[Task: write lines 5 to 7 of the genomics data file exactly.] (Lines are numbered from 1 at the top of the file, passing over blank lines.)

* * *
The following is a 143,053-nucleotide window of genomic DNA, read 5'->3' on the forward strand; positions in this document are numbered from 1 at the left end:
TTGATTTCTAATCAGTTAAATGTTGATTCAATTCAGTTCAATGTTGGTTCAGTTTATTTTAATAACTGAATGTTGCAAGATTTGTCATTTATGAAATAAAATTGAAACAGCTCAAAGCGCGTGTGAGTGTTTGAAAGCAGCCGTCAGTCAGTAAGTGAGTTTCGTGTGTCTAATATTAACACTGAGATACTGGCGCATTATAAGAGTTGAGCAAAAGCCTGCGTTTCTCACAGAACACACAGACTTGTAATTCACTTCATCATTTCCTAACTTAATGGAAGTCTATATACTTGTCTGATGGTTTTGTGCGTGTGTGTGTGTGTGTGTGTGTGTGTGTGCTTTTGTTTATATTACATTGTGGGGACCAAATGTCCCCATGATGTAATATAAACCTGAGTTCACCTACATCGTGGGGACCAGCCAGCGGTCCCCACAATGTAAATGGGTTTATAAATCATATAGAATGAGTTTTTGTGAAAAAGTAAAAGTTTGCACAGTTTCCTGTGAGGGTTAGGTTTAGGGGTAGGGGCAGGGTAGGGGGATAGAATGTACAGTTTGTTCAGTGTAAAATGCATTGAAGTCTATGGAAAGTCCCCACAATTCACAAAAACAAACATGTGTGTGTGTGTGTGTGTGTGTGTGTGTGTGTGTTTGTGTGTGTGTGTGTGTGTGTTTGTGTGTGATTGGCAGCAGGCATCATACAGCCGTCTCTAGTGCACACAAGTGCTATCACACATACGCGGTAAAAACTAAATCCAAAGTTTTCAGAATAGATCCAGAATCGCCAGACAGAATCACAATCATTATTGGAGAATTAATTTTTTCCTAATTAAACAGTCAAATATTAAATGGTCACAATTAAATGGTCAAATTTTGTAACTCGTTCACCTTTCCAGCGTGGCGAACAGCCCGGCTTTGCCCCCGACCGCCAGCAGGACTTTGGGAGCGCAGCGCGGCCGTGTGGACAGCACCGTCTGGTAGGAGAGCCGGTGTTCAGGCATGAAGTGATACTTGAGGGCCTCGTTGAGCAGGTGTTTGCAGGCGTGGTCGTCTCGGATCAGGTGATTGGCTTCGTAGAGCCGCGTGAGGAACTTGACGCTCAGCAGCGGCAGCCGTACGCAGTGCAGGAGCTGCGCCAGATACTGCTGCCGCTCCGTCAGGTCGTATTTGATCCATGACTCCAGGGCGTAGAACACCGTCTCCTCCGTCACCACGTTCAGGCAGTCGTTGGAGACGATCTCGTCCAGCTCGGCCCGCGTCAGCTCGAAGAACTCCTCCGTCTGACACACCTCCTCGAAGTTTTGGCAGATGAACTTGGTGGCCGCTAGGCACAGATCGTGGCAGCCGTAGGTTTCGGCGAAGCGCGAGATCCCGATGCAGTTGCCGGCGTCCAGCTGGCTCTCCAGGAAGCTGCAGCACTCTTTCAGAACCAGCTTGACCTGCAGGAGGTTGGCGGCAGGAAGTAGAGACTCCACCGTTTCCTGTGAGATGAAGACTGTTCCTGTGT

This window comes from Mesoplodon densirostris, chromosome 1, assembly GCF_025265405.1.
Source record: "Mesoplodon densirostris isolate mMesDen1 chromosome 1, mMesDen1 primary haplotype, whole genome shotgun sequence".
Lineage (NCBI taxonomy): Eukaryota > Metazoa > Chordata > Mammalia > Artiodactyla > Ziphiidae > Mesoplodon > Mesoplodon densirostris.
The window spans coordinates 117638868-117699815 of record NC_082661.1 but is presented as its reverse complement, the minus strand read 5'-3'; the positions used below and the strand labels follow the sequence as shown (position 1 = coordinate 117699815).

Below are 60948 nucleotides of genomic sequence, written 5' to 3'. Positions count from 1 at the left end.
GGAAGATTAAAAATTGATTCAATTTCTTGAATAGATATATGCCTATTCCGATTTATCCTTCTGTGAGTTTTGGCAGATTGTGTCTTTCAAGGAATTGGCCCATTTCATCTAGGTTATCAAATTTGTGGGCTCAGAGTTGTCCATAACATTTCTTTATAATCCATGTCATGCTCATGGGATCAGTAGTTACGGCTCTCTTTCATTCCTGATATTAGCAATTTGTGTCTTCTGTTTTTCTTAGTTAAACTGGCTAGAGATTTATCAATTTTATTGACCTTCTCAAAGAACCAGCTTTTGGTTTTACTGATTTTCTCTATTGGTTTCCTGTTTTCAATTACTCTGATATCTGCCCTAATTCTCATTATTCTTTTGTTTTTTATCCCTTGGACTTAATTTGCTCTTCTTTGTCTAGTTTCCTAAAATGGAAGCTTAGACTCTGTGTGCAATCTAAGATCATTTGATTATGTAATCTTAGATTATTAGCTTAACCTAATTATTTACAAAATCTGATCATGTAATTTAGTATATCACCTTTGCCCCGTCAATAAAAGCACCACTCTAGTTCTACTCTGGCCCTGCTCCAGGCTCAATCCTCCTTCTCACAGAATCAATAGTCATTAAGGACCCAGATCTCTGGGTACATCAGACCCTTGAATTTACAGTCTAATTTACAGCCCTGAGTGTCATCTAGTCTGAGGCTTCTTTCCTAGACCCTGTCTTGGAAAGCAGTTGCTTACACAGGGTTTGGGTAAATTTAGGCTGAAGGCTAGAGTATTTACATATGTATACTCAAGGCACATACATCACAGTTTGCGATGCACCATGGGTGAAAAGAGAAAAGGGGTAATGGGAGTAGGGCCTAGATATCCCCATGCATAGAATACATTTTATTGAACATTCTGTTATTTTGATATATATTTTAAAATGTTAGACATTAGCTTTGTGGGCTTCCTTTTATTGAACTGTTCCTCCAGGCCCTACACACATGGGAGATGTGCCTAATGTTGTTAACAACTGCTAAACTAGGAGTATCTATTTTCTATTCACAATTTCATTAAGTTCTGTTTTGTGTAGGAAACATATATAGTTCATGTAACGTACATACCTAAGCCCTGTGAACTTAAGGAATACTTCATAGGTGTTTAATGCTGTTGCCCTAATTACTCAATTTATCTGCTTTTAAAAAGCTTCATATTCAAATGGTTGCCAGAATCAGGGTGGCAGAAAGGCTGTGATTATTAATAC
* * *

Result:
Lineage (NCBI taxonomy): Eukaryota > Metazoa > Chordata > Mammalia > Artiodactyla > Ziphiidae > Mesoplodon > Mesoplodon densirostris.
The window spans coordinates 117638868-117699815 of record NC_082661.1 but is presented as its reverse complement, the minus strand read 5'-3'; the positions used below and the strand labels follow the sequence as shown (position 1 = coordinate 117699815).

Below are 60948 nucleotides of genomic sequence, written 5' to 3'. Positions count from 1 at the left end.